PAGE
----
FAREWELL TO OUR STARY NIGHT
— COLLECTION 2020 —
Since 2011, I became an "advocate" of my favorite recurring topics: "Reflections on space junk" and "Global Warming".
I have since become very determined to combine these topics in my work as a call to action and to bring to the attention of the public a knowledge of the degradation of our Cosmos and of our planet resulting from the confluence of the political environment, our skies increasingly endangered from our pollution of space with man-made objects, climate change and resultant extreme weather, the decimation of wildlife, and the loss of our starry nights.
The hope that my art projects is to raise awareness for a cause. This is a true emergency.
"Imagination will often carry us to worlds that never were. But without it we go nowhere."
We are facing two major problems:
Light pollution is the brightening of the night sky by man-made illumination.
The brighter we make it artificially, the less we can see its actual wonders.
If we lose our access to the universe, we lose our ability to simply look up and imagine who we are, where we are and where we come from. What is this incredible blue planet in the cosmos? The more our imagination is limited by an increasingly limited perspective, the more we may lose our ability to creatively respond to challenges that humanity will face in the future.
Seeing clear nights as brilliant as nature intended has become harder throughout the years, due to the spread of man-made lights blocking out the stars above.
If you see fewer than 10 stars, this indicates severe light pollution, while anyone who spots over 30 means they have a dark sky above them.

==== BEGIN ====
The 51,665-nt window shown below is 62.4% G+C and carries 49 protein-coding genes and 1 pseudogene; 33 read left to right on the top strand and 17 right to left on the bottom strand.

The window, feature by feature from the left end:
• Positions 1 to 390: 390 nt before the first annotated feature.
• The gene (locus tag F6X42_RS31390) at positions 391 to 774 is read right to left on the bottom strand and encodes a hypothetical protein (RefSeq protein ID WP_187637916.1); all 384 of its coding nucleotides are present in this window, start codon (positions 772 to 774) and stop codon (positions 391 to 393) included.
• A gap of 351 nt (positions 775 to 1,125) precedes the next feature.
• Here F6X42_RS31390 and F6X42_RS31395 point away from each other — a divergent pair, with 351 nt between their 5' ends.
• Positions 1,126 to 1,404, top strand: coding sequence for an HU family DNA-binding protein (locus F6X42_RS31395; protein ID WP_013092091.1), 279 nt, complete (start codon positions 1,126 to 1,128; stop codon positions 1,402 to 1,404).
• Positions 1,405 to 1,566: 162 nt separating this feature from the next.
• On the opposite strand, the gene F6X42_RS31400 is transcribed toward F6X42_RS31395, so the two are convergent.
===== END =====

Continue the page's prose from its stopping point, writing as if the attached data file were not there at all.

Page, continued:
"I want to get people out counting the stars and helping to save them now and for future generations to enjoy."
Takeover or conquest of our Space
60 years ago, space was spick-and-span. Then the "space race" began. Russia got out ahead with the launch of Sputnik in 1957 which provoked a great crisis of disbelief and envy in America, and also stimulated us to send the first man to the moon when Apollo 11 reached it in 1969.
The Moon rocks the astronauts brought back to Earth deservedly received the most attention, but the other experiments proved their worth as well from others exploration of Apollos 12, 14, 15, 16, and 17 all carried an Apollo Lunar Surface Experiments.
Subsequently, why is space junk such a problem?
Orbital debris is defined as any man-made object orbiting our planet that no longer serves a useful function. It can include non-functional spacecraft, abandoned launch vehicle stages and other junk produced by space missions.
From abandoned satellites, spacecraft that broke apart, and other missions 170 million pieces debris smaller than 1 cm (0.4 in), about 670,000 debris 1–10 cm, and approximately 29,000 larger pieces of debris are in orbit. Debris, or "space junk", are tracked as they orbit the Earth and it poses a serious threat to humanity’s continuing efforts to explore space. The possible consequences are unthinkable. Just a few uncontrolled space crashes could generate enough debris to set off a runaway cascade of fragments, rendering near-Earth space unusable and which can threaten other spacecraft. "If we go on like this, we will reach a point of no return", says Caroline Frueh, an astrodynamics researcher at Purdue University in West Lafayette, Indiana.